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Turkey X-disease

Aflatoxins (AF) are a class of mycotoxins, produced by fungal species of the genus Aspergillus (flavus and parasiticus) and Penicillium puberulum, that are often found in the ingredients used to make poultry feed. Foods known to be at a high risk of aflatoxin contamination include corn, cottonseed, peanuts, sorghum, tree nuts, and wheat. There are four main aflatoxins of concern: aflatoxin B1 (AFB1), B2 (AFB2), G1 (AFG1), and G2 (AFG2); AFB1 is the most common and biologically active.
Aflatoxins contaminated in poultry feeds
Crops can become contaminated with aflatoxins while growing in the field, during harvesting, transportation, mixing, or during storage. It grows best at temperatures of 80 to 90°F (26.6 to 32.2°C), and can survive in temperatures as low as 40°F (4.4°C). The mold also requires a high moisture content, and can emerge with 15% moisture content.

Government Regulations for Aflatoxins

The FDA and the EU regulate the amount of aflatoxins present in human food, animal feed, and animal feed ingredients.
  • For chick starter and grower feeds, corn, and peanut products, excluding cottonseed meal: Must contain less than 20 ppb
  • For laying hen feed and other mature poultry: Must contain less than 100 ppb
  • For cottonseed meal intended for all types and ages of poultry: Must contain less than 300 ppb
The adverse effect of aflatoxins depends on the age, species, nutritional status of birds as well as the dose and length of time it was consumed. Aflatoxicosis refers to poisoning from ingestion of aflatoxins in contaminated food or feed. Both acute and chronic aflatoxicosis can occur, however the chronic form is the most prevalent. Chronic aflatoxicosis occurs as a result of prolonged intake of low levels of aflatoxins in the chickens' diet. Resulting adverse affects include:
  • Immunosuppression: Increases susceptibility to secondary infection by opportunistic pathogens.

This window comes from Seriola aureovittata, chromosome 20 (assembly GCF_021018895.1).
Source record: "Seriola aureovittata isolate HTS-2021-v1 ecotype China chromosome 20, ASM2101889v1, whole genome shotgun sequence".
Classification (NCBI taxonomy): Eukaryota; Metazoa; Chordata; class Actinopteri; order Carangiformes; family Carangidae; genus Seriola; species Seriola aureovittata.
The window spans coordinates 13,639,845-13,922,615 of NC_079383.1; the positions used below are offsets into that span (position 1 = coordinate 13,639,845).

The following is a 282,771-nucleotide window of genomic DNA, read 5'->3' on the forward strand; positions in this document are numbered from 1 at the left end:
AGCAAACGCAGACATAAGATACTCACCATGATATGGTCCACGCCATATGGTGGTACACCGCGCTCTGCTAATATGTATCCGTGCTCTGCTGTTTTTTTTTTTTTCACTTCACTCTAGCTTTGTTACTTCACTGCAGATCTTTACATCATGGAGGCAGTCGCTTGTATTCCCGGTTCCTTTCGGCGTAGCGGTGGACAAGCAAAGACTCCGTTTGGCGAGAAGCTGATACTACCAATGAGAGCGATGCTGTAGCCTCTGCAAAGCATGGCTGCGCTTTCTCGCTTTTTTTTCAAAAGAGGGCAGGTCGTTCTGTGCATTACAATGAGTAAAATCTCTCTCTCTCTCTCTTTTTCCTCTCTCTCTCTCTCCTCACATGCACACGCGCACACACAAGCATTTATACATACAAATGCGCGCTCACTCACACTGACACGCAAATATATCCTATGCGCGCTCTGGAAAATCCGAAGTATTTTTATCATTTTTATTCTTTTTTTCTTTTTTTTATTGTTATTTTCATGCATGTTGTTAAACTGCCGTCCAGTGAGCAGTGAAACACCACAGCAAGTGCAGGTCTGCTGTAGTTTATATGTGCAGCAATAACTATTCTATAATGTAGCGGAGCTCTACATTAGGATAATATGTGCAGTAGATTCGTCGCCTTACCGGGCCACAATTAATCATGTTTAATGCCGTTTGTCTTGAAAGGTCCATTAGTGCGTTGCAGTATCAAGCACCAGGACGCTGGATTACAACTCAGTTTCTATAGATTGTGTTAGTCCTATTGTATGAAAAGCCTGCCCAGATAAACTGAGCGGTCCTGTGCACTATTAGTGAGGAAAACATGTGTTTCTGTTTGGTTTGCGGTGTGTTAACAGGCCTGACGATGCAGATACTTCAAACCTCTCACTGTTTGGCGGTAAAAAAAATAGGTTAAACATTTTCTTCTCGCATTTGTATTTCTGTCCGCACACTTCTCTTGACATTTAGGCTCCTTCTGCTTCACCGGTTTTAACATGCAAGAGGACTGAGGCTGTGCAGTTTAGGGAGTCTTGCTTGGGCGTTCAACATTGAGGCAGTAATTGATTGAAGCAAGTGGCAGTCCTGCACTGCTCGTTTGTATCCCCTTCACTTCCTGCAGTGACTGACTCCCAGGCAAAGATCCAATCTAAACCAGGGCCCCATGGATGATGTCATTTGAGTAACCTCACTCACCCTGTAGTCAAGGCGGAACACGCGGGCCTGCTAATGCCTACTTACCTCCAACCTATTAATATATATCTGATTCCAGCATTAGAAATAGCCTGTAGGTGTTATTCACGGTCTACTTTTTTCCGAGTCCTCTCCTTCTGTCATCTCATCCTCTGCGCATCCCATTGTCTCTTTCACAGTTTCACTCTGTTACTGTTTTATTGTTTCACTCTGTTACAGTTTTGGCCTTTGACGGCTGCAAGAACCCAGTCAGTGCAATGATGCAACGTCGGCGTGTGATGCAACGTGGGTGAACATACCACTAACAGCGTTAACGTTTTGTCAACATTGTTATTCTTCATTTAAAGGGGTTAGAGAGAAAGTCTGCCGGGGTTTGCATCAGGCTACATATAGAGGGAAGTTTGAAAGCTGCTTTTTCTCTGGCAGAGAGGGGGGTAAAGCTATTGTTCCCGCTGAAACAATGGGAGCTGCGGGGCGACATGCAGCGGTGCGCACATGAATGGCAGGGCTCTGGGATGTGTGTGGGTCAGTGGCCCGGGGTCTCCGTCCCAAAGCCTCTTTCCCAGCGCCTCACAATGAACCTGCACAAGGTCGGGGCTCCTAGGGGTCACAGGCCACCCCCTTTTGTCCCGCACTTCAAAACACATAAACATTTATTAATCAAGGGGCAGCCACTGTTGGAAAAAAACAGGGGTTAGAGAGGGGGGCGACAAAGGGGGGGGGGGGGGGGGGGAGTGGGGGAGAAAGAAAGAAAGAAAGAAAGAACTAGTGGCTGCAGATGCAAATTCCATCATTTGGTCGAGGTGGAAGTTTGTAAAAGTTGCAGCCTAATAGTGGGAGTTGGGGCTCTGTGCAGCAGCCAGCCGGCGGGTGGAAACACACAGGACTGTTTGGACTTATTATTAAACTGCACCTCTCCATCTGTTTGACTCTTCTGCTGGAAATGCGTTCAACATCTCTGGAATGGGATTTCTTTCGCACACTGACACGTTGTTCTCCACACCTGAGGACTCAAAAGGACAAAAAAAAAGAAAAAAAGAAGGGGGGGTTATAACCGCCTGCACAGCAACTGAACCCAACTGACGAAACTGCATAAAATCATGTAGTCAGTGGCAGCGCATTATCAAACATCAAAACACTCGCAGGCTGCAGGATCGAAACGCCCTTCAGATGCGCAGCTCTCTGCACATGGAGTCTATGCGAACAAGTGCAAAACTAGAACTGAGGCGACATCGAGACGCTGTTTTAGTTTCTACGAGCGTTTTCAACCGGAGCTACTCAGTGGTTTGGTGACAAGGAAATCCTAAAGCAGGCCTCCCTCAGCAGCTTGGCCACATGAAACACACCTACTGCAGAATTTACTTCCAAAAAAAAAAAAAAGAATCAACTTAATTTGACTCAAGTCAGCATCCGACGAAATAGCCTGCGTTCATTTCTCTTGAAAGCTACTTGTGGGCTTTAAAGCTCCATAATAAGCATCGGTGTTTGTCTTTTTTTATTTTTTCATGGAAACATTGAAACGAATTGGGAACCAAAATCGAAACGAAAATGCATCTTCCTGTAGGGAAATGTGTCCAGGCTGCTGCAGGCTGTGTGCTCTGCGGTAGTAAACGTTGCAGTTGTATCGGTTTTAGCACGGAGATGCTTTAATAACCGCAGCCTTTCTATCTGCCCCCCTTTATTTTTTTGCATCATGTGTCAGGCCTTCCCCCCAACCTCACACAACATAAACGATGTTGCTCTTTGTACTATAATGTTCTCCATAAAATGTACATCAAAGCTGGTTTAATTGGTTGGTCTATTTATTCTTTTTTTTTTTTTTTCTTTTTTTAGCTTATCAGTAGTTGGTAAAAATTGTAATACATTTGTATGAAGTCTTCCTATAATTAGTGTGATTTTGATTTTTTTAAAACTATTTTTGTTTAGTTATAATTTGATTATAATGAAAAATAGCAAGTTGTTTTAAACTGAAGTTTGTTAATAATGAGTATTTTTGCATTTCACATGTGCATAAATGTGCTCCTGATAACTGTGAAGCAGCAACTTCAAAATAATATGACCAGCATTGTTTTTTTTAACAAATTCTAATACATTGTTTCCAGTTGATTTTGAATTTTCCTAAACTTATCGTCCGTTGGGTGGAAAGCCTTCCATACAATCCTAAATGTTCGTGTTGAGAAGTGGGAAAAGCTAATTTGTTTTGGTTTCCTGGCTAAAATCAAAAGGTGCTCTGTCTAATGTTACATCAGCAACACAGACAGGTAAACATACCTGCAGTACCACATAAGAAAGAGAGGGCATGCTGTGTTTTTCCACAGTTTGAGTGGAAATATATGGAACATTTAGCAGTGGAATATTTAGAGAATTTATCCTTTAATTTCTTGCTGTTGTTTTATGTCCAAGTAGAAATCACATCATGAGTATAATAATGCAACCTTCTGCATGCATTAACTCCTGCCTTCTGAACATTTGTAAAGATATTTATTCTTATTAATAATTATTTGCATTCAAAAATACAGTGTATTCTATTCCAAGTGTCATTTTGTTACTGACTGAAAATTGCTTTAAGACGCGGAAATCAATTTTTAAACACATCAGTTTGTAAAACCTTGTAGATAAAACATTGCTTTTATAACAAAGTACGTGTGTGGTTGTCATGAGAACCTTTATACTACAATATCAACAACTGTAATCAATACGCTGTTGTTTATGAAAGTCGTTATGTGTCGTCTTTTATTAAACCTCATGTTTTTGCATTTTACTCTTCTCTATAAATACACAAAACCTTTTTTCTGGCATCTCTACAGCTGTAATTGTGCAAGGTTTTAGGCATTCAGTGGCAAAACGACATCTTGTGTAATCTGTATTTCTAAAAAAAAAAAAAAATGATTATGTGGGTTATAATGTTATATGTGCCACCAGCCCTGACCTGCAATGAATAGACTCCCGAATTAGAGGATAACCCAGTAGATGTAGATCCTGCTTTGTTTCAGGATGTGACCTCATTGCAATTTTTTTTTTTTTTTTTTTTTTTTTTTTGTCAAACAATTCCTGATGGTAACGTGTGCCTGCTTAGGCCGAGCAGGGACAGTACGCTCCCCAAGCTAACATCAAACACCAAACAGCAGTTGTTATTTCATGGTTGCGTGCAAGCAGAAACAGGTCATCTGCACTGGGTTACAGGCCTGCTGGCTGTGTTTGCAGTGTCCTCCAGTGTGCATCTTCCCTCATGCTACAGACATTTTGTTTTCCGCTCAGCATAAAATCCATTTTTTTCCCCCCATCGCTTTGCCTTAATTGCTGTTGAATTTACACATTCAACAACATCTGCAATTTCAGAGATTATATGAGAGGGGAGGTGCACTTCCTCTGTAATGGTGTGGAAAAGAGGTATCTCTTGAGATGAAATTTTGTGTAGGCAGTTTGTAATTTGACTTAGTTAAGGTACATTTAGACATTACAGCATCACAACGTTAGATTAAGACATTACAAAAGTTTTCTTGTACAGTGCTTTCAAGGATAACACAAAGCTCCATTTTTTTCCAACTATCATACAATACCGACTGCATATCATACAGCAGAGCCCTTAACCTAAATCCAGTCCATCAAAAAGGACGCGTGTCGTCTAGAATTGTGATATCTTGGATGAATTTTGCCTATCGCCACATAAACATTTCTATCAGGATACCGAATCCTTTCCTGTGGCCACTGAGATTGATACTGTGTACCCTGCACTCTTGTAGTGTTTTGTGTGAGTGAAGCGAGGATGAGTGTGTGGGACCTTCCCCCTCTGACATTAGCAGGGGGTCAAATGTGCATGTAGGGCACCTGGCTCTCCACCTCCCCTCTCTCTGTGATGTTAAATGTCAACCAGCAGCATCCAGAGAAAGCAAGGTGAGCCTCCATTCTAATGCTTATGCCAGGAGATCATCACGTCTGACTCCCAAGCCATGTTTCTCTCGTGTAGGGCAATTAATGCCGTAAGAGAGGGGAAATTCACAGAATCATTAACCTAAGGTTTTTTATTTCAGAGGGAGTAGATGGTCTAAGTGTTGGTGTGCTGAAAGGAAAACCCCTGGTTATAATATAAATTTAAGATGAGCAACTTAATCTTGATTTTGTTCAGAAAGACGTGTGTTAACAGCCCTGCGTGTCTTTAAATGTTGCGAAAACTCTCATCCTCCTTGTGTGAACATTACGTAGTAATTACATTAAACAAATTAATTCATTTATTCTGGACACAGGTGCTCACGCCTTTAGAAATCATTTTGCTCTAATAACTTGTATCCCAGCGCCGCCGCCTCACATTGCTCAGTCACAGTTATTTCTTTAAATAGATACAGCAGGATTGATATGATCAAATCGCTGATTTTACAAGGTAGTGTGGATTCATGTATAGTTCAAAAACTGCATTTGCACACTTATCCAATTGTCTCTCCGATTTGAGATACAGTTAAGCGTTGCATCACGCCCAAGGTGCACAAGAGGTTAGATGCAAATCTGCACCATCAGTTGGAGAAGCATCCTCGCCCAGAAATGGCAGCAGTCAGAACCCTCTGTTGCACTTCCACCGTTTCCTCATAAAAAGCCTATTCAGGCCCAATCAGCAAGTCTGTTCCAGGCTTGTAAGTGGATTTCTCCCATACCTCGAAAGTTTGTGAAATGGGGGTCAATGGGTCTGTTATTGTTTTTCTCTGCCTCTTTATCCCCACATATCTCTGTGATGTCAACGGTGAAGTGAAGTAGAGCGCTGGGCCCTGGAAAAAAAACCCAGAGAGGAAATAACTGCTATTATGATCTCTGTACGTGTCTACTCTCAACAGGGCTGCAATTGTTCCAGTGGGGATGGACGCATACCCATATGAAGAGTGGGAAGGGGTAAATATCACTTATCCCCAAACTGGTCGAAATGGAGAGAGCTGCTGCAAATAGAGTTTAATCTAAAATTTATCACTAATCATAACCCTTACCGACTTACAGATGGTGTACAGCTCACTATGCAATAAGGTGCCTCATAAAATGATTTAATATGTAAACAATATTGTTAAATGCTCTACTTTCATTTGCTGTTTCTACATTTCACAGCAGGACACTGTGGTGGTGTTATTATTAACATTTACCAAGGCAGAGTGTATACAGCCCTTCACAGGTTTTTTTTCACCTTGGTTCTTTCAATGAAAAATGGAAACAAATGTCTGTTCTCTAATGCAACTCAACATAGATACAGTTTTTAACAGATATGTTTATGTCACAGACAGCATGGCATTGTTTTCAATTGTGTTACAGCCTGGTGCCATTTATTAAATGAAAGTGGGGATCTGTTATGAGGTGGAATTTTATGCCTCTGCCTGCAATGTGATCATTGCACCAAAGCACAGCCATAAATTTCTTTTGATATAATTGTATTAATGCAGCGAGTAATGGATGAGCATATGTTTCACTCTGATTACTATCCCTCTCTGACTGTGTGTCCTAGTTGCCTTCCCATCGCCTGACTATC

• Reduced vaccine effectiveness: Decreases resistance against viral pathogens, increasing the risk of acquiring the disease they are getting vaccinated against.
  • Gastrointestinal tract damage: Causes erosion and roughening of the gizzard lining, resulting in decreased absorption of nutrients, stunted growth, nutrient-deficient related syndromes, and lowered feed conversion.
  • Liver damage: The primary site of toxicity due to aflatoxins is the liver. Exposure causes hepatic lesions and enlargement of the liver as well as fatty liver.
  • Production losses: Decreases egg production and egg quality in laying hens and hatchable eggs in breeding chickens.
Preventative Absorbents
Allium spp (Garlic) extractEl-Barbary MI 2016
Bacillus subtilisZhang L et al., 2016; Jia R et al., 2016; Fan Y et al., 2015; Fan Y et al., 2013
Beer fermentation residue (BFR)Bovo et al., 2015
Bentonite clayDos Anjos, F. R., et al, 2015; Fowler, J., Li, W., & Bailey, C. (2015)
Berevibacillus laterosporusBagherzadeh K et al., 2012
Cactus cladode extract (CCE)Brahmi D et al., 2011
Cellulosimicrobium funkeiLiu J et al., 2016; Sun LH et al., 2015
Citrus fruit oilKumar DS et al., 2015
Curcuma longa (Tumeric) extractDos Anjos, F. R., et al, 2015
Hydrated sodium calcium aluminosilcateChen, X., Horn, N., & Applegate, T. J. (2014)
LactobacillusMonson MS et al., 2015; Rawal S et al., 2014
Natural honeyYaman T et al., 2016
Neutral electrolyzed oxidizing water (NEW)Jardon-Xicotencatl S et al., 2015
Nigella sativa (Black cumin)Khan SH et al., 2013; Aydin R et al., 2008
ResveratrolSridhar M et al., 2015
Rosmarinus officinalisManafi et al., 2014
Saccharomyces cerevisiae (Yeast Extract)Abadeen, Zain Ul, et al.
SeleniumChen et al., 2014
Silybum marianum (milk thistle) seedsMalekinejad, Pouyan, et al. (2015)

Clinical Signs

Loss in appetite
Undigested feed in droppings
Stunted growth
Weight loss
Increased susceptibility to bruising and heat stress
Sudden death with head drawn back and feet stretched out behind
Decreased egg production
Reduced egg size
Increased feather pecking behavior
Poor feather growth


  • History
  • Clinical signs
  • Aflatoxin Quantitative ELISA test
  • Aflatoxin rapid screen test


Supportive careIsolate the bird from the flock and place in a safe, comfortable, warm location (your own chicken "intensive care unit") with easy access to water and food. Limit stress. Call your veterinarian.
Remove source of potential toxin source to prevent further illness among other flock members.



  • Supplementing feed with absorbents.
  • Increasing the crude protein content and supplementation of additional levels of riboflavin, pyridoxine, folic acid and choline showed protective effect against aflatoxicosis
  • Antioxidants like BHT and l-napthoflavone, vitamin C and vitamin E offer protection against aflatoxin induced genotoxicity in in vitro studies



Scientific References

Risk Factors

  • Environmental stresses (drought, prolonged rain, etc.)
  • Feeding insect infested poultry feed or feedstuff to birds
  • Feeding the flock poultry feed or feedstuff that is over 2 to 3 weeks old
  • Improperly storing feed and feedstuff, so that it is not protected from moisture
  • Purchasing low quality feed